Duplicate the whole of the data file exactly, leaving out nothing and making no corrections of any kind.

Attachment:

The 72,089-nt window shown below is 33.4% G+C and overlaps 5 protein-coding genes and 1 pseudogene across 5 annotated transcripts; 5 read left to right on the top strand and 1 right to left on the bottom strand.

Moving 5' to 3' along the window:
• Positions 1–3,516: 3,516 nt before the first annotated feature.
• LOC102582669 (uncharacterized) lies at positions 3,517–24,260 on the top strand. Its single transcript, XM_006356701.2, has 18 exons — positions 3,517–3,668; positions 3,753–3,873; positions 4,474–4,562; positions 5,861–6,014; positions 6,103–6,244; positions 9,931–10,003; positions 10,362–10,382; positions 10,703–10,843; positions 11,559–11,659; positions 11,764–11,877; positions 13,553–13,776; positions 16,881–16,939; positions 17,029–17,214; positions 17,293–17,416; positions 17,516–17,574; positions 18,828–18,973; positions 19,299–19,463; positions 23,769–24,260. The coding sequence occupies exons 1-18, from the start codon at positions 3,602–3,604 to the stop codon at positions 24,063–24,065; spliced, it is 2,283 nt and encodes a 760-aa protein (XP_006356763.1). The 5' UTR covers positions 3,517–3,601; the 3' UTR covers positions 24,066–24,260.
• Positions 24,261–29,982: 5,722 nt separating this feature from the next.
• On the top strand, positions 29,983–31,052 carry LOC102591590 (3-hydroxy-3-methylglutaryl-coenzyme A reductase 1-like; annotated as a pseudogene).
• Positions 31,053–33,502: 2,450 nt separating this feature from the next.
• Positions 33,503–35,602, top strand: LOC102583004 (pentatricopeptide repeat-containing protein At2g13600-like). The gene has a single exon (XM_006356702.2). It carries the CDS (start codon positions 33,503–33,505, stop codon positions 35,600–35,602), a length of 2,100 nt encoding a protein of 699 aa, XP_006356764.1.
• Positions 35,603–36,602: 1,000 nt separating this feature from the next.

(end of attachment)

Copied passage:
The 72,089-nt window shown below is 33.4% G+C and overlaps 5 protein-coding genes and 1 pseudogene across 5 annotated transcripts; 5 read left to right on the top strand and 1 right to left on the bottom strand.

Moving 5' to 3' along the window:
• Positions 1–3,516: 3,516 nt before the first annotated feature.
• LOC102582669 (uncharacterized) lies at positions 3,517–24,260 on the top strand. Its single transcript, XM_006356701.2, has 18 exons — positions 3,517–3,668; positions 3,753–3,873; positions 4,474–4,562; positions 5,861–6,014; positions 6,103–6,244; positions 9,931–10,003; positions 10,362–10,382; positions 10,703–10,843; positions 11,559–11,659; positions 11,764–11,877; positions 13,553–13,776; positions 16,881–16,939; positions 17,029–17,214; positions 17,293–17,416; positions 17,516–17,574; positions 18,828–18,973; positions 19,299–19,463; positions 23,769–24,260. The coding sequence occupies exons 1-18, from the start codon at positions 3,602–3,604 to the stop codon at positions 24,063–24,065; spliced, it is 2,283 nt and encodes a 760-aa protein (XP_006356763.1). The 5' UTR covers positions 3,517–3,601; the 3' UTR covers positions 24,066–24,260.
• Positions 24,261–29,982: 5,722 nt separating this feature from the next.
• On the top strand, positions 29,983–31,052 carry LOC102591590 (3-hydroxy-3-methylglutaryl-coenzyme A reductase 1-like; annotated as a pseudogene).
• Positions 31,053–33,502: 2,450 nt separating this feature from the next.
• Positions 33,503–35,602, top strand: LOC102583004 (pentatricopeptide repeat-containing protein At2g13600-like). The gene has a single exon (XM_006356702.2). It carries the CDS (start codon positions 33,503–33,505, stop codon positions 35,600–35,602), a length of 2,100 nt encoding a protein of 699 aa, XP_006356764.1.
• Positions 35,603–36,602: 1,000 nt separating this feature from the next.